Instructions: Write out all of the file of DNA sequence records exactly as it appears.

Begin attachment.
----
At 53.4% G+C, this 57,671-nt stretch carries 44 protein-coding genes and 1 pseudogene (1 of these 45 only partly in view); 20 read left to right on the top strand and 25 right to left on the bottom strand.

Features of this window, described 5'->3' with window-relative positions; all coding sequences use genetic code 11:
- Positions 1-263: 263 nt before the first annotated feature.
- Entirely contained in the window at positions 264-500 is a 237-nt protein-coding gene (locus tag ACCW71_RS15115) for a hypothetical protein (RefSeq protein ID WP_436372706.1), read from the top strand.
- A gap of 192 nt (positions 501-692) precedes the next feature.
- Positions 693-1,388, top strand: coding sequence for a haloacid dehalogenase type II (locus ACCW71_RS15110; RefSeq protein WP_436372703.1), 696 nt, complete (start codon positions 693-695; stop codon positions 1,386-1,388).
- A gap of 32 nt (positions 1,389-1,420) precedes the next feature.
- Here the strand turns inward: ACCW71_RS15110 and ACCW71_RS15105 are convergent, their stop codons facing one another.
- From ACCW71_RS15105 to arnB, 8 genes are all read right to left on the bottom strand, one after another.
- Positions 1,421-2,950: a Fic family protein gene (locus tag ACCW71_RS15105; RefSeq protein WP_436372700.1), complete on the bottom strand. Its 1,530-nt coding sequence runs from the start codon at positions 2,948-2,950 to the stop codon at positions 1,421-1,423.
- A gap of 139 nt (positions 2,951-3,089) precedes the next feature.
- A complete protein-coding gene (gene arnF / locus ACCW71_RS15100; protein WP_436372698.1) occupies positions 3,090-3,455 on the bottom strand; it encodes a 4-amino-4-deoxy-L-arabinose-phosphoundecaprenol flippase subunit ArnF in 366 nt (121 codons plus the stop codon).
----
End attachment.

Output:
At 53.4% G+C, this 57,671-nt stretch carries 44 protein-coding genes and 1 pseudogene (1 of these 45 only partly in view); 20 read left to right on the top strand and 25 right to left on the bottom strand.

Features of this window, described 5'->3' with window-relative positions; all coding sequences use genetic code 11:
- Positions 1-263: 263 nt before the first annotated feature.
- Entirely contained in the window at positions 264-500 is a 237-nt protein-coding gene (locus tag ACCW71_RS15115) for a hypothetical protein (RefSeq protein ID WP_436372706.1), read from the top strand.
- A gap of 192 nt (positions 501-692) precedes the next feature.
- Positions 693-1,388, top strand: coding sequence for a haloacid dehalogenase type II (locus ACCW71_RS15110; RefSeq protein WP_436372703.1), 696 nt, complete (start codon positions 693-695; stop codon positions 1,386-1,388).
- A gap of 32 nt (positions 1,389-1,420) precedes the next feature.
- Here the strand turns inward: ACCW71_RS15110 and ACCW71_RS15105 are convergent, their stop codons facing one another.
- From ACCW71_RS15105 to arnB, 8 genes are all read right to left on the bottom strand, one after another.
- Positions 1,421-2,950: a Fic family protein gene (locus tag ACCW71_RS15105; RefSeq protein WP_436372700.1), complete on the bottom strand. Its 1,530-nt coding sequence runs from the start codon at positions 2,948-2,950 to the stop codon at positions 1,421-1,423.
- A gap of 139 nt (positions 2,951-3,089) precedes the next feature.
- A complete protein-coding gene (gene arnF / locus ACCW71_RS15100; protein WP_436372698.1) occupies positions 3,090-3,455 on the bottom strand; it encodes a 4-amino-4-deoxy-L-arabinose-phosphoundecaprenol flippase subunit ArnF in 366 nt (121 codons plus the stop codon).